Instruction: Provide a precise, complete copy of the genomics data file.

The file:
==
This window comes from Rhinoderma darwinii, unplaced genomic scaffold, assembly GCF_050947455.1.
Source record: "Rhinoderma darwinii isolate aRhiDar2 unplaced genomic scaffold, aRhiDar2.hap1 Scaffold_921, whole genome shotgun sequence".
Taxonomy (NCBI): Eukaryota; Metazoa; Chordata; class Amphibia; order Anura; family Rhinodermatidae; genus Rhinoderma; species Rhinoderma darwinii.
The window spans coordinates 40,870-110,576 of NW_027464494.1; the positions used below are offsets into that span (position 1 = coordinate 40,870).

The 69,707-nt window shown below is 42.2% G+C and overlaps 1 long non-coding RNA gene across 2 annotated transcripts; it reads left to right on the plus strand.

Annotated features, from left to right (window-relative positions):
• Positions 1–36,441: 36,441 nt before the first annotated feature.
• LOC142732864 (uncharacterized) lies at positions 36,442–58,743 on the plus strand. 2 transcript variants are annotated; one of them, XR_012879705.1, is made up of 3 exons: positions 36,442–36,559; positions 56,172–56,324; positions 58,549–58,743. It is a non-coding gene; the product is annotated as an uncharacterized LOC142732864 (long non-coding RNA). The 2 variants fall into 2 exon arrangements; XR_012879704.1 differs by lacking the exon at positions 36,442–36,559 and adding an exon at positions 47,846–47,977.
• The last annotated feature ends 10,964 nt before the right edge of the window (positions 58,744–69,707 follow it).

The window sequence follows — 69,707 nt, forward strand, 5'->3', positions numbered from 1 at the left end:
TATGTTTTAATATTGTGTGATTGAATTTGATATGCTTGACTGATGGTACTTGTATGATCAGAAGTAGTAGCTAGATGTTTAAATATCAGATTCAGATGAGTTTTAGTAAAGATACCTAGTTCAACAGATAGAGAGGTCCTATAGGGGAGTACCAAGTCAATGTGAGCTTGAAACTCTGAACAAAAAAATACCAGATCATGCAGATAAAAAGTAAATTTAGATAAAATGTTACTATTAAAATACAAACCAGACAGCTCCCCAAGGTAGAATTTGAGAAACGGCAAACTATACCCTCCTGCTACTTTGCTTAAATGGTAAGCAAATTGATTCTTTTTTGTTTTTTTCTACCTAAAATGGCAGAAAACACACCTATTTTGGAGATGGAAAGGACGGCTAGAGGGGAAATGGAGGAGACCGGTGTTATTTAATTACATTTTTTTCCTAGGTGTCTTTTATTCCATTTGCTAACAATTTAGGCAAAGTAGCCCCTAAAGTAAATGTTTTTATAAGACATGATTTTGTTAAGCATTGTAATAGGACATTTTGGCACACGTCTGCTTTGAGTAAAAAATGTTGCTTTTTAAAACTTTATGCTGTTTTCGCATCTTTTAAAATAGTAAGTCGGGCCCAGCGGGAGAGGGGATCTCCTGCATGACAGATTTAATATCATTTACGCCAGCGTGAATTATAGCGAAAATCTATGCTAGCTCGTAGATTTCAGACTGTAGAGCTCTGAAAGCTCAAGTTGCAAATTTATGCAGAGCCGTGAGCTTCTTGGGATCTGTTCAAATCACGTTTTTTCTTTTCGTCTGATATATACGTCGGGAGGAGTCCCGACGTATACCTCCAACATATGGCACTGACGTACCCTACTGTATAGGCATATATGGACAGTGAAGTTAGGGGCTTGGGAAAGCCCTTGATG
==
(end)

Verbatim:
This window comes from Rhinoderma darwinii, unplaced genomic scaffold, assembly GCF_050947455.1.
Source record: "Rhinoderma darwinii isolate aRhiDar2 unplaced genomic scaffold, aRhiDar2.hap1 Scaffold_921, whole genome shotgun sequence".
Taxonomy (NCBI): Eukaryota; Metazoa; Chordata; class Amphibia; order Anura; family Rhinodermatidae; genus Rhinoderma; species Rhinoderma darwinii.
The window spans coordinates 40,870-110,576 of NW_027464494.1; the positions used below are offsets into that span (position 1 = coordinate 40,870).

The 69,707-nt window shown below is 42.2% G+C and overlaps 1 long non-coding RNA gene across 2 annotated transcripts; it reads left to right on the plus strand.

Annotated features, from left to right (window-relative positions):
• Positions 1–36,441: 36,441 nt before the first annotated feature.
• LOC142732864 (uncharacterized) lies at positions 36,442–58,743 on the plus strand. 2 transcript variants are annotated; one of them, XR_012879705.1, is made up of 3 exons: positions 36,442–36,559; positions 56,172–56,324; positions 58,549–58,743. It is a non-coding gene; the product is annotated as an uncharacterized LOC142732864 (long non-coding RNA). The 2 variants fall into 2 exon arrangements; XR_012879704.1 differs by lacking the exon at positions 36,442–36,559 and adding an exon at positions 47,846–47,977.
• The last annotated feature ends 10,964 nt before the right edge of the window (positions 58,744–69,707 follow it).

The window sequence follows — 69,707 nt, forward strand, 5'->3', positions numbered from 1 at the left end:
TATGTTTTAATATTGTGTGATTGAATTTGATATGCTTGACTGATGGTACTTGTATGATCAGAAGTAGTAGCTAGATGTTTAAATATCAGATTCAGATGAGTTTTAGTAAAGATACCTAGTTCAACAGATAGAGAGGTCCTATAGGGGAGTACCAAGTCAATGTGAGCTTGAAACTCTGAACAAAAAAATACCAGATCATGCAGATAAAAAGTAAATTTAGATAAAATGTTACTATTAAAATACAAACCAGACAGCTCCCCAAGGTAGAATTTGAGAAACGGCAAACTATACCCTCCTGCTACTTTGCTTAAATGGTAAGCAAATTGATTCTTTTTTGTTTTTTTCTACCTAAAATGGCAGAAAACACACCTATTTTGGAGATGGAAAGGACGGCTAGAGGGGAAATGGAGGAGACCGGTGTTATTTAATTACATTTTTTTCCTAGGTGTCTTTTATTCCATTTGCTAACAATTTAGGCAAAGTAGCCCCTAAAGTAAATGTTTTTATAAGACATGATTTTGTTAAGCATTGTAATAGGACATTTTGGCACACGTCTGCTTTGAGTAAAAAATGTTGCTTTTTAAAACTTTATGCTGTTTTCGCATCTTTTAAAATAGTAAGTCGGGCCCAGCGGGAGAGGGGATCTCCTGCATGACAGATTTAATATCATTTACGCCAGCGTGAATTATAGCGAAAATCTATGCTAGCTCGTAGATTTCAGACTGTAGAGCTCTGAAAGCTCAAGTTGCAAATTTATGCAGAGCCGTGAGCTTCTTGGGATCTGTTCAAATCACGTTTTTTCTTTTCGTCTGATATATACGTCGGGAGGAGTCCCGACGTATACCTCCAACATATGGCACTGACGTACCCTACTGTATAGGCATATATGGACAGTGAAGTTAGGGGCTTGGGAAAGCCCTTGATG